In an advertisement in the Miami Metropolis on the day it re-opened, the business was called the ‘Majestic Saloon & Café’. The restaurant was described in an advertisement in the Metropolis as follows:

“Our café upstairs has the best the markets afford in Steaks, Chops, Fish, Oysters, in each season, Game, etc., and the service is first class in every respect.”

The ad goes on to state that the entrance to the café and wine room was on Thirteenth Street (today’s SE First Street), and the saloon entrance was located “across from the Post Office”, on Avenue D. The proprietors provided two separate entrances; one for those who wanted to patronize the restaurant, and another for those who wanted to enjoy alcoholic beverages and a fine cigar. The idea of alcohol being served downtown was new to Miami residents, and many citizens objected to the presence of these new establishments.

B.F. Lasseter’s application for a liquor license for the Majestic Saloon was approved on July 3, 1906. The license was good through September 30 of 1908. Fortunately for Lasseter and Company, they got approval for their liquor license prior to the start of 1907. There was a growing sentiment by Miami residents that Dade County should have a special election to vote the municipality “dry”.

In an editorial in the Miami Metropolis on October 14, 1907, the anti-saloon faction in the county warned the public about the “Business Men’s League”. The article went on to state that the league consisted exclusively of saloon owners and that the citizens of Dade County should not be fooled by their message. B.F. Lasseter was one of the members of this league, which primarily conveyed the idea that “prohibition will ruin Dade County.” Despite the efforts by saloon owners, support for prohibition was growing in the county. However, it would take a couple of elections and a few years before the county successfully voted for prohibition.

Renewal of Liquor License Denied in 1908

Ad in Miami Metropolis on September 8, 1908

Figure 4: Ad in Miami Metropolis on September 8, 1908

When B.F. Lasseter went to renew his liquor license in August of 1908, he was surprised to learn that his application was denied. He immediately filed an appeal with the County Commission which upheld the denial. During the appeal, Lasseter learned that R.J. Peck and other merchants on the block filed a complaint with the commission that the proprietor of the Majestic Saloon was not a “sober, law-abiding citizen.”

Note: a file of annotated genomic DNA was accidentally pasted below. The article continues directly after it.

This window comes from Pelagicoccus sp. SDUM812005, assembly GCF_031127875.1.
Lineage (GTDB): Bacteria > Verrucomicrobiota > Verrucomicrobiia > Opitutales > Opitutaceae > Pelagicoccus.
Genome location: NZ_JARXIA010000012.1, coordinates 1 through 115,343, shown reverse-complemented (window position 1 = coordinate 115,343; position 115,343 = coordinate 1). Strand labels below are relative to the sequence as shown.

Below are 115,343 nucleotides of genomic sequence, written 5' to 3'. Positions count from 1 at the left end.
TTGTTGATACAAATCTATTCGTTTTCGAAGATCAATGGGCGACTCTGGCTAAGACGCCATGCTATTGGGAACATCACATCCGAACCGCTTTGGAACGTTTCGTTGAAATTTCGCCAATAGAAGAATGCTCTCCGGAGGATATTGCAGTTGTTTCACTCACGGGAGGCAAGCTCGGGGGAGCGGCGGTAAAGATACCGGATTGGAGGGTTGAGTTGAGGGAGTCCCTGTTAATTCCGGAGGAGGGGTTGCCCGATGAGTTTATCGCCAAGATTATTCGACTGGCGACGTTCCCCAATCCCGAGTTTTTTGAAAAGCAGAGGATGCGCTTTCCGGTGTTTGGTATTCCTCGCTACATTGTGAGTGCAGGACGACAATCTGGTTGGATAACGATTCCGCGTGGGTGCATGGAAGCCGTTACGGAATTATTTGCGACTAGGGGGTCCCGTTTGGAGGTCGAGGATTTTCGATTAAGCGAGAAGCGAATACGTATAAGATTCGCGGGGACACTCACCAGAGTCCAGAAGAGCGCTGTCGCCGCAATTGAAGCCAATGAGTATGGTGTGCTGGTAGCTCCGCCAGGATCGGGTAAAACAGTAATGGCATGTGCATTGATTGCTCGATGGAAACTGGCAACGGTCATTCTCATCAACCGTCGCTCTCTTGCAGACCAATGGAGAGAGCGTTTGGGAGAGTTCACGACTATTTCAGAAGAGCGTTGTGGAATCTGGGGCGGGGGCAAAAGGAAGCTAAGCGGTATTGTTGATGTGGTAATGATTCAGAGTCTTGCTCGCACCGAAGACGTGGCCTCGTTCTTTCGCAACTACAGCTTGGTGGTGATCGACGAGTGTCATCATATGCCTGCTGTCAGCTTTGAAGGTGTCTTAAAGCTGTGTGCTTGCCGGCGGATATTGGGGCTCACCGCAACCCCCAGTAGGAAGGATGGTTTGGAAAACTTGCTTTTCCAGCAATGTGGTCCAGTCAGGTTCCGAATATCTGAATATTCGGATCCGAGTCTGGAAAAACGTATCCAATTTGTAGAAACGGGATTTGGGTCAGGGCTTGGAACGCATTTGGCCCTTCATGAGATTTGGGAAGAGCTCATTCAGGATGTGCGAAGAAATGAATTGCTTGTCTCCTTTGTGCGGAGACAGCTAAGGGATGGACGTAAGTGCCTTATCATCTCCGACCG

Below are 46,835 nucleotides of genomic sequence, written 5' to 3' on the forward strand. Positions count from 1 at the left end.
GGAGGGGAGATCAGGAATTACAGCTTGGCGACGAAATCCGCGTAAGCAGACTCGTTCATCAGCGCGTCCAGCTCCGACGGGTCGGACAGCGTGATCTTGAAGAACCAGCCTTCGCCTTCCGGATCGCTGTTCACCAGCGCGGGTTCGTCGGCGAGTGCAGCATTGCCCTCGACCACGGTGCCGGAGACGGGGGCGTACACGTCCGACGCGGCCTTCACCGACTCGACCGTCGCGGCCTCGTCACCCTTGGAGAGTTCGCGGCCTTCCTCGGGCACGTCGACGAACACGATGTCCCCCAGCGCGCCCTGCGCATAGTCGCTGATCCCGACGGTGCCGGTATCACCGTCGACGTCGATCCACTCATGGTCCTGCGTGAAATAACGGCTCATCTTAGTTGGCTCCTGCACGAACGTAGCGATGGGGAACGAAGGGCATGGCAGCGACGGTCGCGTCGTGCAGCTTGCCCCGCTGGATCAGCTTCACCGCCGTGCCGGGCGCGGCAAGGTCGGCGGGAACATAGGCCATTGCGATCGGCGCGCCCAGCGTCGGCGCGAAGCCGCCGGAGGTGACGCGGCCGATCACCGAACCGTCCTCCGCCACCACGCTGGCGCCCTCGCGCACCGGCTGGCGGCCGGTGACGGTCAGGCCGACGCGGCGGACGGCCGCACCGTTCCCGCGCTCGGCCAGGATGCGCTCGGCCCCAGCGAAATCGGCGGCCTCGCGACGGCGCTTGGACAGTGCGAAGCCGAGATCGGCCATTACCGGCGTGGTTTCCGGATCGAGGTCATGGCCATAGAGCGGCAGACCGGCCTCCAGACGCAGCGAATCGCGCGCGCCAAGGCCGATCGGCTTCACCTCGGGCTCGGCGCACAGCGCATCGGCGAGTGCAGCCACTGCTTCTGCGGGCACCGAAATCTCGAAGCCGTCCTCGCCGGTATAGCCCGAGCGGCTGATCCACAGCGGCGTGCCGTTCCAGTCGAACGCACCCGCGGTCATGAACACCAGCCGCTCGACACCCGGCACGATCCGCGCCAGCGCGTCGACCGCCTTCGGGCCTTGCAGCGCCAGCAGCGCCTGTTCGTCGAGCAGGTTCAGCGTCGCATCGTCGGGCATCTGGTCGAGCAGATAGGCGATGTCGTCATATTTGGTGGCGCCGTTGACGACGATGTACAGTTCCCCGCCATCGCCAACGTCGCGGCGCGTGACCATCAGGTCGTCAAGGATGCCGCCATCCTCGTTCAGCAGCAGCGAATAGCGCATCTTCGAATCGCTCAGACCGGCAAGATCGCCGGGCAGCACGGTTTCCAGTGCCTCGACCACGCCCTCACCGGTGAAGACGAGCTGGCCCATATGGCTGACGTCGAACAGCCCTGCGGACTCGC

The protest was presented by R.B. Gauthier, who represented the men who filed the complaint. As evidence, Gauthier presented a certificate from the City of Miami clerk that stated that B.F. Lasseter had forfeited a bond in municipal court on a charge of fighting. The chief objection presented by the plaintiffs was “the fact that the saloon is in the most conspicuous and important business part of the city; that in order to reach the post office women and children from Thirteenth Street and Fort Dallas Park are compelled to pass it, and because the saloon is not run in an orderly manner.” Ultimately, the group wanted the county commission to revoke any liquor licenses for saloons within the central business district of the city of Miami.

Given the objection, Byron F. chose to dissolve the corporate entity that ran the Majestic Saloon, Lasseter & Company, on August 8, 1908, and then had his son, Emery J. Lasseter, file for a new liquor license for the Majestic. However, this petition was denied on September 2, 1908, when a construction contractor, who did work in the saloon, provided testimony about the “general character of the place.”

The original liquor license was set to expire on September 30, 1908, and Byron F. was running out of time before he lost the right to operate his saloon. The expiration date arrived, and he was forced to close the establishment until his liquor license was renewed or reissued. After being closed for more than a week, the county commission finally approved the renewal of the liquor license on October 7, 1908, when it was re-submitted by Byron I. Lasseter. No reason was given for the change in position of the county commission.

Dade County Voted Dry in 1913

Headline in Miami Metropolis on January 31, 1911

Figure 5: Headline in Miami Metropolis on January 31, 1911

The anti-saloon faction in Dade County was relentless. There was a ballot measure voted in 1911 for prohibition, but the “drys” came up short to change the law on the sale and consumption of alcohol in the county. The two opposing sides regarding prohibition were labeled to as “drys”, referring to those in favor of prohibition, and “wets”, those who were opposed.

In 1911, when the measure was on the ballot, the Majestic Saloon was one of two drinking establishments that stayed open on election day. There was a Florida state law requiring all saloons to close on election day, but the Majestic Saloon ignored the law, and was criticized by the Miami Metropolis in a headline story the next day. The paper stated that the Sheriff was out of town and nothing was done to enforce the state law.

The vote for prohibition once again appeared on the ballot in October of 1913, but this time the measure passed. Voter turnout in the city of Miami was lower than expected, and turnout in the northern part of the county, which was rural and in favor of prohibition, was better than expected. The outcome of this election ensured that all saloons would have to either close or eliminate the sale of alcoholic beverages moving forward.